He was right. From now on I'm going to read The News myself, and then maybe I won't be so dumb.
Out With It
One thing this country needs is an end to fact-dodging in names and symbols for harsh, brutal facts. When the Hoover panic was on it was called a depression, a silly, soft word that really means an indentation in the ground. It never did get any better under that name. Now it is called a recession, a soft-soap word that slips around, sneaks around and evades the harsh fact.
Cleveland's troubles were called a panic and the people, recognizing it as such, got over it. Theodore Roosevelt's little set-back in 1907-08 was frankly called a panic, and lasted less than six months. Now the people and their leaders talk of "downturns," "adjustments," "losses in volume" and other silly, tricky words intended to gloss over lack of jobs, empty dinner pails and, last, no dinner pails at all. But times is just as hard as ever, for all the euphemisms.
Site Ed. Note: And while on the subject of reading, square this one, from May 6, with the one below, fifteen days hence, and you get the idea.
Grand Jury's Report
The city has been too often disillusioned by capricious drives on crime, moral reforms and the like to be unusually impressed by the grand jury's report to Judge Armstrong. This is a thorough report, however, covering a great many phases which hitherto grand juries have chosen to ignore. And most of us will agree at once on the simple desirability of the recommendations made, such as the one that all prostitutes arrested and found to have venereal disease be confined in the Industrial Home until cured.
This is standard practice now, of course, provided it may be proved that the women have been violating the law. The grand jury knew that, which leads us to believe that what they are really getting at is that all diseased women run in by the police, whether guilty on a specific charge or not, be sent to the Industrial Home. But that would be running the risk of punishing the innocent in order to get at the guilty, and that is a risk the authorities cannot afford to run, or we would be confining people on mere evil reputation alone.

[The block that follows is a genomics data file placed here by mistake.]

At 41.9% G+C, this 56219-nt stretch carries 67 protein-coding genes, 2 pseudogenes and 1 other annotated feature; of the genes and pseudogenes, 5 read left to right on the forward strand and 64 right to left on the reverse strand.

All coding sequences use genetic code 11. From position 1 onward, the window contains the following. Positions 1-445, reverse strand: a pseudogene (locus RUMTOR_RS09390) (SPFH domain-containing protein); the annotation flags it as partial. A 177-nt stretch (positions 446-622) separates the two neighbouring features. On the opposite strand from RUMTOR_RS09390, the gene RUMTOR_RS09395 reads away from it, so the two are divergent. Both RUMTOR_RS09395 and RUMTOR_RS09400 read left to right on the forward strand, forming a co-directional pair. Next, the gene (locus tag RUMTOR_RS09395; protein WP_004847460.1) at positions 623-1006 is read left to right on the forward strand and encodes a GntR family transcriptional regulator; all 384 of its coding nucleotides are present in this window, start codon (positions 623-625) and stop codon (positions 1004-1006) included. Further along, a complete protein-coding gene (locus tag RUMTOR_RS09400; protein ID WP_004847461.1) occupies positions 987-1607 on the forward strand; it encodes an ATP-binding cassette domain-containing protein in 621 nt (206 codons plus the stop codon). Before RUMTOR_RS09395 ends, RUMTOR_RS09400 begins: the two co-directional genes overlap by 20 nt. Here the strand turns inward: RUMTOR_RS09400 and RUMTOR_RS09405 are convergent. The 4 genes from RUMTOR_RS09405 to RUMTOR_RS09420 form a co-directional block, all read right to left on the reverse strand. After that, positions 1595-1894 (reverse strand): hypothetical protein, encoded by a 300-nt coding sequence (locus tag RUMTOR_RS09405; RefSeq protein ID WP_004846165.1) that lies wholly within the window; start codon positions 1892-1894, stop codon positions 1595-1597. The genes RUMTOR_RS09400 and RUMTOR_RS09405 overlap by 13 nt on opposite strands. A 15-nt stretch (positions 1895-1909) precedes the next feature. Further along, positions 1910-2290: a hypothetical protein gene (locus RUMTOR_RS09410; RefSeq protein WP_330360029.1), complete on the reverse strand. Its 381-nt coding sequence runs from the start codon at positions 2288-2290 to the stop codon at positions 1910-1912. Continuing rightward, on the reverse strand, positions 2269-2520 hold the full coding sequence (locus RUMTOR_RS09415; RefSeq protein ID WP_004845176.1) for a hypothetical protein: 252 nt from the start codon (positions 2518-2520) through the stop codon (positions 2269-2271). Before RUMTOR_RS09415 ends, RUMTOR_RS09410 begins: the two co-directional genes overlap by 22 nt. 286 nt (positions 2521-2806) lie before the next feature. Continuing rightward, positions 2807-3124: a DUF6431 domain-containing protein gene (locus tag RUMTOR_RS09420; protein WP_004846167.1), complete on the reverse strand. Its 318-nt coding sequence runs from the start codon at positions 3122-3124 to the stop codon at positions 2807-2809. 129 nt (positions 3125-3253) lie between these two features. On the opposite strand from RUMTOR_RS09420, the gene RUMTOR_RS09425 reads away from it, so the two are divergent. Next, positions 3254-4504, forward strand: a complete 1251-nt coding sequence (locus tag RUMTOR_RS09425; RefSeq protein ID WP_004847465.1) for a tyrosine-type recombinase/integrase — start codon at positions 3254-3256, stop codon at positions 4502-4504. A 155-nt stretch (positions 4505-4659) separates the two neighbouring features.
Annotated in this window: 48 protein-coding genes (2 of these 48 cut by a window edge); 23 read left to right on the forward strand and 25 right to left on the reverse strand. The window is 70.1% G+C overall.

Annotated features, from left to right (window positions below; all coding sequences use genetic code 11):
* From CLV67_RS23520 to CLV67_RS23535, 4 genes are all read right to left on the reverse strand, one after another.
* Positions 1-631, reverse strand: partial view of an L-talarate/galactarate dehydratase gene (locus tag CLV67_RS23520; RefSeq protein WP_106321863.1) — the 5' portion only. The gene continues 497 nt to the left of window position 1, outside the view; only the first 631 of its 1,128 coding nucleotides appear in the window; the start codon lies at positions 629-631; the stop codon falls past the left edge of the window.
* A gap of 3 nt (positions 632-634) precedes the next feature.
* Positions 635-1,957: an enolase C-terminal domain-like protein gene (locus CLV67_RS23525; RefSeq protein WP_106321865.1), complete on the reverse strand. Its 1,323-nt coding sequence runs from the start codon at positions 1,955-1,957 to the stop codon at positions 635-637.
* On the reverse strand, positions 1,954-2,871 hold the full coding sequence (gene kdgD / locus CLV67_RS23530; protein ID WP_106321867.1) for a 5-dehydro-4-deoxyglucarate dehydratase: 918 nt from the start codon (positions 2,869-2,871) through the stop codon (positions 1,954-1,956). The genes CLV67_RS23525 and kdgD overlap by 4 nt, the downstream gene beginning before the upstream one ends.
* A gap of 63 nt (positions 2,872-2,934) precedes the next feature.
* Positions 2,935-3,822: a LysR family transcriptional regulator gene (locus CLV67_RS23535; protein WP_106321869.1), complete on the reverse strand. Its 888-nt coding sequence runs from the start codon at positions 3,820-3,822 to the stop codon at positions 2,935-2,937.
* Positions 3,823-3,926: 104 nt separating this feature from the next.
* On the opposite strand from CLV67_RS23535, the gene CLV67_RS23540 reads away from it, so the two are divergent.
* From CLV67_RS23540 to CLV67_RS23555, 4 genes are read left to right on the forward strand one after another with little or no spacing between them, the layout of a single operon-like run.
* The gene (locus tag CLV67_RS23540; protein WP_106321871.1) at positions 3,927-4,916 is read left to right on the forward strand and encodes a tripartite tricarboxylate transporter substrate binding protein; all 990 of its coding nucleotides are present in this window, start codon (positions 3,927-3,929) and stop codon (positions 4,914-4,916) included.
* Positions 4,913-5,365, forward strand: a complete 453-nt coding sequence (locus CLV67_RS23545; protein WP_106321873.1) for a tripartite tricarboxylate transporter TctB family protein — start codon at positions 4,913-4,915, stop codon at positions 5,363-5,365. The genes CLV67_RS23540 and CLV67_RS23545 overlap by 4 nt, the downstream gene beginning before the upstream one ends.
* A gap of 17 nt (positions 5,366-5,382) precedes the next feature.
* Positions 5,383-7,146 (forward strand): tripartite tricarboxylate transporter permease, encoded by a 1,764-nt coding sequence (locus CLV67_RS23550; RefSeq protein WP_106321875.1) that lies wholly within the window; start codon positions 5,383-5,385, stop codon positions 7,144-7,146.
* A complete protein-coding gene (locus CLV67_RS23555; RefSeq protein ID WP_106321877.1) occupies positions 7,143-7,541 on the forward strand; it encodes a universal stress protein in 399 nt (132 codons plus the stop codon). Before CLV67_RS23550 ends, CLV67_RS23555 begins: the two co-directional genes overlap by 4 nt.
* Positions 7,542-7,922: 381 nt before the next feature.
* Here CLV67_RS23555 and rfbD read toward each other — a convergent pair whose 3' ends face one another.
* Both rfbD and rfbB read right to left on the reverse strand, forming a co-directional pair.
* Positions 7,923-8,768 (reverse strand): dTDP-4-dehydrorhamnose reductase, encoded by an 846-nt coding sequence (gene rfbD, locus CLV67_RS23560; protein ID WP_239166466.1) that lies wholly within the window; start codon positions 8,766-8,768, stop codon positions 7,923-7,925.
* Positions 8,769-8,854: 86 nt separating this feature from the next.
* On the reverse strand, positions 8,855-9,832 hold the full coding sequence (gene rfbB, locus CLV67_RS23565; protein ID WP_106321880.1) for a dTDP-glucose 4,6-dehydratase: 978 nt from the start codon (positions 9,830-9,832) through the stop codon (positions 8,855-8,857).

And in another instance the grand jury displays a willingness to curtail the privileges of respectable persons in order to correct abuses of them by the criminal element. To repeal the one-gallon liquor law because it makes it more difficult to convict small-lot bootleggers would, in all likelihood, hand back the whole trade in liquor to the very crowd that the grand jury is after.
But still, we say, the report in general envisions a more salutary and less violent city, and we believe much that is good can be made to come from it.
What About Peter?
Governor Rivers of Georgia comes now demanding that the Tariff Commission forthwith set itself down and adopt a quota limitation to keep out foreign goods competing with the products of Southern industry. Which, when you think about it, is a slightly dubious demand to come from a Georgia Governor.
Say that Southern industry has its troubles with foreign imports. Some Southern industries certainly do. Nevertheless, the quota proposition is essentially identical with the high protective tariff the Republican Party so long imposed on the country. And--Georgia is primarily a great cotton growing state. And--40 per cent of all cotton grown in the South is sold to foreign countries. And--the foreign market for cotton ultimately determines whether it will bring two cents a pound or twenty. And--these foreign countries pay for the cotton they take from Southern and Georgia farmers, not with gold--they haven't got it--but with the goods which they sell in this country.
There is ample evidence from the history of the tariff that drastic limitations on imports have greatly damaged the Southern farmer already. Indeed, it is precisely the limitations of the 1920's, and the consequent fact that European countries couldn't pay for American cotton, which mainly explains the opening up of the new cotton production centers of the world and the loss to the Southern farmers of a market for millions of bales of the staple. Southern industry may need help, but it is hard to see what gain there is in choking Peter to death in order to pay Paul.